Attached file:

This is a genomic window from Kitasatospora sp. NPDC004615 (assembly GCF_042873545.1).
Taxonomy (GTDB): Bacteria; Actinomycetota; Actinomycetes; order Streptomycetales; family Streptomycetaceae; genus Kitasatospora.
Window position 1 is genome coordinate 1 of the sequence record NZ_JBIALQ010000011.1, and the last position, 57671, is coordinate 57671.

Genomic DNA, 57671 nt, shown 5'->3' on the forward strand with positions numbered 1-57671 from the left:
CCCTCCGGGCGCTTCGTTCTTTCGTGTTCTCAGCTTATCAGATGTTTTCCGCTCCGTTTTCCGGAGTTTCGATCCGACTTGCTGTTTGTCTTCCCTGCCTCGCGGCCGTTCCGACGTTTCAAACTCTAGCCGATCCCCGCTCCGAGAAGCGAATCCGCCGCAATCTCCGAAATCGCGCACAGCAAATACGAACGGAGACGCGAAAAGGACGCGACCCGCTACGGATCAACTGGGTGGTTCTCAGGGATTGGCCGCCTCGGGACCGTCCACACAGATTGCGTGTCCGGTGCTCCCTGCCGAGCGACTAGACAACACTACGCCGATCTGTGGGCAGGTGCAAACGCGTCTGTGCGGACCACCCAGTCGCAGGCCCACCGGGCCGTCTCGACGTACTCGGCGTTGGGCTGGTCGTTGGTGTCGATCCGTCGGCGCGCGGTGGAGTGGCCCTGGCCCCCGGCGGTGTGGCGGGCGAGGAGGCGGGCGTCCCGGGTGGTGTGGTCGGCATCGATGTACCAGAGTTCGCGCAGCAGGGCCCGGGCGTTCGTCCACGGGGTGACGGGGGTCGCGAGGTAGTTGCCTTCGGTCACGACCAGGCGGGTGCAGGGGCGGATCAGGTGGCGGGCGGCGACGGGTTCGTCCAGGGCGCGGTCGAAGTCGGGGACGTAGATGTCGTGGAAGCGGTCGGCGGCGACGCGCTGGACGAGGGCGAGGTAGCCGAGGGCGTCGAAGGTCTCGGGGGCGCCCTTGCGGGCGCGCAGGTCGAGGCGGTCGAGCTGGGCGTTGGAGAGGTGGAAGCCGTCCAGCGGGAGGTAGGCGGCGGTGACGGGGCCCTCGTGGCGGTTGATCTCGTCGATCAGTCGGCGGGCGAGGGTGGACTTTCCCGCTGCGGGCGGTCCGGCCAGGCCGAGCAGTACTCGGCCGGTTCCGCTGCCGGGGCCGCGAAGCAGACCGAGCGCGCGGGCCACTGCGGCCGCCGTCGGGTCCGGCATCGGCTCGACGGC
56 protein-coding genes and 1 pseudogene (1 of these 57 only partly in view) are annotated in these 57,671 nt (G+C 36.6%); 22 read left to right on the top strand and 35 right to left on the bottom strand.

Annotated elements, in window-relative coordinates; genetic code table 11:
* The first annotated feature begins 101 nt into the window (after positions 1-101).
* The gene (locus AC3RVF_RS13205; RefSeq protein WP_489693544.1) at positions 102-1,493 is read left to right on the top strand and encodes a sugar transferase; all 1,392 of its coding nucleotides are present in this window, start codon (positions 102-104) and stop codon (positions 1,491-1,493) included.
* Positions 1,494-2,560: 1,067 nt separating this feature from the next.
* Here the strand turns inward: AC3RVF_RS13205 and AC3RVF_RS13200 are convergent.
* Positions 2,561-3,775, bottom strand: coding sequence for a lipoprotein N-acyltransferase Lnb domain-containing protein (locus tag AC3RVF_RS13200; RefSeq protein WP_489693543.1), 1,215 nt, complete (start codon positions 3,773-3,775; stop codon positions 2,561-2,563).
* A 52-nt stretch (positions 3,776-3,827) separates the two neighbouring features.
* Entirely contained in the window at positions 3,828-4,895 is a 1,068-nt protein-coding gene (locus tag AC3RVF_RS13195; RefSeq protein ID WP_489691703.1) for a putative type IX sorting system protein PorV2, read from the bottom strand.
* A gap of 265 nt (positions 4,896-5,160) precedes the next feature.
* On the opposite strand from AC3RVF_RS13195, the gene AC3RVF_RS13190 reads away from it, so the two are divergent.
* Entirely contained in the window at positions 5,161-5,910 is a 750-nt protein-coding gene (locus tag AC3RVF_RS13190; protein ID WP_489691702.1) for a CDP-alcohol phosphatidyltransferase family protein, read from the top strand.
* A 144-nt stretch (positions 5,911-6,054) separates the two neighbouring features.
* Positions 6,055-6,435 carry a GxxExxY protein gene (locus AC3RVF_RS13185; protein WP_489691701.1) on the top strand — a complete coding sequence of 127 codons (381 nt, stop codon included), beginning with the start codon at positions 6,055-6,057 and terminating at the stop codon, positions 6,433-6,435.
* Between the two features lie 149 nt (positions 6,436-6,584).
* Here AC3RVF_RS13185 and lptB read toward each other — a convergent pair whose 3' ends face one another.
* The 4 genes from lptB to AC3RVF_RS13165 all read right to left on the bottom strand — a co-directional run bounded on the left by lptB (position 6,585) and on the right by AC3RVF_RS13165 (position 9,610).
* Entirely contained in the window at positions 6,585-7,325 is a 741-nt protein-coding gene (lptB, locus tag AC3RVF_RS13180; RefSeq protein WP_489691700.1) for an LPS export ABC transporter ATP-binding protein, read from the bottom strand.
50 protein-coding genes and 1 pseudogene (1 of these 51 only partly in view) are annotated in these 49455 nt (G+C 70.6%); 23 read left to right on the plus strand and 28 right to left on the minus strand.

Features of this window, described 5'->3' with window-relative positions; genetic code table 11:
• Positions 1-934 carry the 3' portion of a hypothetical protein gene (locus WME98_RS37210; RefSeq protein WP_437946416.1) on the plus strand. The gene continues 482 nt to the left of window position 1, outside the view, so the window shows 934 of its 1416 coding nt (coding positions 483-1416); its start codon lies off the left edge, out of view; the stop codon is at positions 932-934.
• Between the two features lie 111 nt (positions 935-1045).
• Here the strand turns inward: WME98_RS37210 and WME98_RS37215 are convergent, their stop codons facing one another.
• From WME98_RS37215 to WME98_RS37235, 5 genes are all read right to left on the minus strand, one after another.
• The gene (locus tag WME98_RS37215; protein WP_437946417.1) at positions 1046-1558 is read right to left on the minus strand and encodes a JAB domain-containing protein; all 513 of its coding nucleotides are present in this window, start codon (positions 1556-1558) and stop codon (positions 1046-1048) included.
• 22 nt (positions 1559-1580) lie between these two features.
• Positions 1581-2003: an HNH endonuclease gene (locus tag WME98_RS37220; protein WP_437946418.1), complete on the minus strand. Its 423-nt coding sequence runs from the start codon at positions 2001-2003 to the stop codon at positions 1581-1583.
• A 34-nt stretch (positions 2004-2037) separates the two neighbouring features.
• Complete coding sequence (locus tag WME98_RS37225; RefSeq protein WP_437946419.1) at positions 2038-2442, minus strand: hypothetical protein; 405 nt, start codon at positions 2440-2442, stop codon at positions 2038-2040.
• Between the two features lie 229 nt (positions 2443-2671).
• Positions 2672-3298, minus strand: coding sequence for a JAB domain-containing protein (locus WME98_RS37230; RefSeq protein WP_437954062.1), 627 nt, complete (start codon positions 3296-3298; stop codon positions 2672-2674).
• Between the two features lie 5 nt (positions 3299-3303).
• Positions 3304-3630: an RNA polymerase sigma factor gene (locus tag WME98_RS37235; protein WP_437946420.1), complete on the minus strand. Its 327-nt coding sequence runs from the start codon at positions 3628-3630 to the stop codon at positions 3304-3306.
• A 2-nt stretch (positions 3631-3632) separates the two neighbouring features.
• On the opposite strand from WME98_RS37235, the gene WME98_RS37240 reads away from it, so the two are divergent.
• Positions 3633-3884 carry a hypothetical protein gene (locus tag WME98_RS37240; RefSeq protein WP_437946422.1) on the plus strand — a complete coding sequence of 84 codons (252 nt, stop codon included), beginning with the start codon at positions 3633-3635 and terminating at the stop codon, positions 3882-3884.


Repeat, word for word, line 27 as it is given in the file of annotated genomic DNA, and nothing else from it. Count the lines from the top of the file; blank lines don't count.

• Between the two features lie 111 nt (positions 935-1045).